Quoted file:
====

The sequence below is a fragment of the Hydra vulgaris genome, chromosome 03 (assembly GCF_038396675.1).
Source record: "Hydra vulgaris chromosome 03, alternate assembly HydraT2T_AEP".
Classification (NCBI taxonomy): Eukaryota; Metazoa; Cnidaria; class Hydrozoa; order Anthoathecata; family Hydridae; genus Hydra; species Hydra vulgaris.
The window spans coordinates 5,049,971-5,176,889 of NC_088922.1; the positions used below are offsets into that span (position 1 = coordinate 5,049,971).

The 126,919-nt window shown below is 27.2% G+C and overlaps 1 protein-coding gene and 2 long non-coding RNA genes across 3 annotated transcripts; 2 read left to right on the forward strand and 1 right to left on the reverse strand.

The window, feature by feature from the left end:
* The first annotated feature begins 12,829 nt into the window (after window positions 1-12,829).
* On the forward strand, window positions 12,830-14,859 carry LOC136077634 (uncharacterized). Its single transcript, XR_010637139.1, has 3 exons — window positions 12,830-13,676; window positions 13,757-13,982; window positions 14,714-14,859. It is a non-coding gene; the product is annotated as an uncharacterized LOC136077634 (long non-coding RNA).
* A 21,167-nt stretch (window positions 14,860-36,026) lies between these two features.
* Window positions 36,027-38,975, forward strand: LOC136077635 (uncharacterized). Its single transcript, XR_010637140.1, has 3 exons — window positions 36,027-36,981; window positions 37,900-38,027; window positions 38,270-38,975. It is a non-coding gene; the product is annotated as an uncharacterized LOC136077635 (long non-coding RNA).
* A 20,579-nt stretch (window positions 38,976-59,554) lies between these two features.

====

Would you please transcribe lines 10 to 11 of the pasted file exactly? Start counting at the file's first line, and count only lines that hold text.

* Window positions 36,027-38,975, forward strand: LOC136077635 (uncharacterized). Its single transcript, XR_010637140.1, has 3 exons — window positions 36,027-36,981; window positions 37,900-38,027; window positions 38,270-38,975. It is a non-coding gene; the product is annotated as an uncharacterized LOC136077635 (long non-coding RNA).
* A 20,579-nt stretch (window positions 38,976-59,554) lies between these two features.